Bae, G. Y., & Luck, S. J. (2018). What happens to an individual visual working memory representation when it is interrupted?. British Journal of Psychology, 1-20.

 

September 28

Sutterer, D. W., Foster, J. J., Adam, K. C., Vogel, E. K., & Awh, E. (2018). Item-specific delay activity demonstrates concurrent storage of multiple items in working memory. bioRxiv, 382879.


October 2 (*Tuesday)

De Vito, D., Ferrey, A. E., Fenske, M. J., & Al-Aidroos, N. (2018). Cognitive-behavioral and electrophysiological evidence of the affective consequences of ignoring stimulus representations in working memory. Cognitive, Affective, & Behavioral Neuroscience18(3), 460-475.


October 9 (*Tuesday)

Ester, E., Nouri, A., & Rodriguez, L. (2018). Retrospective cues mitigate information loss in human cortex during working memory storage. bioRxiv, 351544.

 

October 16 (*Tuesday)

Cavdaroglu, S., & Knops, A. (2018). Evidence for a Posterior Parietal Cortex Contribution to Spatial but not Temporal Numerosity Perception. Cerebral Cortex, 1-13.

 

October 23 (*Tuesday)

Sheremata, S. L., Somers, D. C., & Shomstein, S. (2018). Visual short-term memory activity in parietal lobe reflects cognitive processes beyond attentional selection. Journal of Neuroscience, 1716-17.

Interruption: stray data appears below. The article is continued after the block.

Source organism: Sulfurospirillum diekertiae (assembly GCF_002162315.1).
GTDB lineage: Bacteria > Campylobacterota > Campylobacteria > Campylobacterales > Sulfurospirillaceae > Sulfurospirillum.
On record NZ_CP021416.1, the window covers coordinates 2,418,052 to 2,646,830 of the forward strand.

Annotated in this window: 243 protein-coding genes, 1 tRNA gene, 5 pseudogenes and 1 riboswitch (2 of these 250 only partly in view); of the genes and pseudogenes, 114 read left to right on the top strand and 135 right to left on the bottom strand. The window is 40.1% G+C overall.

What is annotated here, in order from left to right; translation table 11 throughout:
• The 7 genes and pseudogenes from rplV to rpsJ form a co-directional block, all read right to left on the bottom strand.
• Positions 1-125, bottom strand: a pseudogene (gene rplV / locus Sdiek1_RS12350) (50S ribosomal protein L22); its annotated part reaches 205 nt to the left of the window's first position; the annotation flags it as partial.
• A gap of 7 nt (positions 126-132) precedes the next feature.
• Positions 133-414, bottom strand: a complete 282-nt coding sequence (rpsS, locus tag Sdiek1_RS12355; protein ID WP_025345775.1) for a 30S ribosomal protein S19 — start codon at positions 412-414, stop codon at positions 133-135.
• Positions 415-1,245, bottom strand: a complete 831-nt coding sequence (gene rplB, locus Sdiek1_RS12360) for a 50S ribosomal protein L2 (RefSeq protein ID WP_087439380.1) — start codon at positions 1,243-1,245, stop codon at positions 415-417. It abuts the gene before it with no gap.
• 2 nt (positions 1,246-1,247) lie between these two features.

October 30 (*Tuesday)

        SfN practice

 

November 2

No Meeting - Travel day for Annual Meeting of Society for Neuroscience

 

November 9

Henderson, M. M., & Serences, J. (2018). Human frontoparietal cortex represents behaviorally-relevant target status during invariant object recognition. bioRxiv, 387498.


November 16

Dotson, N. M., Hoffman, S. J., Goodell, B., & Gray, C. M. (2018). Feature-Based Visual Short-Term Memory Is Widely Distributed and Hierarchically Organized. Neuron, 215-226.

 

November 23

No Meeting- Thanksgiving Holiday
 

November 30

de Vries, I. E., van Driel, J., Karacaoglu, M., & Olivers, C. N. (2018). Priority Switches in Visual Working Memory are Supported by Frontal Delta and Posterior Alpha Interactions. Cerebral Cortex, 1-15.

December 7

Dube, B., Emrich, S. M., & Al-Aidroos, N. (2017). More than a filter: Feature-based attention regulates the distribution of visual working memory resources. Journal of Experimental Psychology: Human Perception and Performance43(10), 1843-1854.

 


 

Where to take complaints about a Teaching Assistant or Course Instructor:

Occasionally, a student may have a complaint about a TA or course instructor. If that happens, you should feel free to discuss the matter directly with the TA or instructor. If the complaint is about the TA and you do not feel comfortable discussing it with him or her, you should discuss it with the course instructor. Complaints about mistakes in grading should be resolved with the TA and/or instructor in the great majority of cases.  If the complaint is about the instructor (other than ordinary grading questions) and you do not feel comfortable discussing it with him or her, make an appointment to speak to the Chair of The Psychology Department, Professor Hill Goldsmith (hill.goldsmith@wisc.edu). 

If your complaint concerns sexual harassment, you may also take your complaint to Dr. Linnea Burk, Clinical Associate Professor and Director, Psychology Research and Training Clinic, Room 315 Psychology (262-9079; burk@wisc.edu).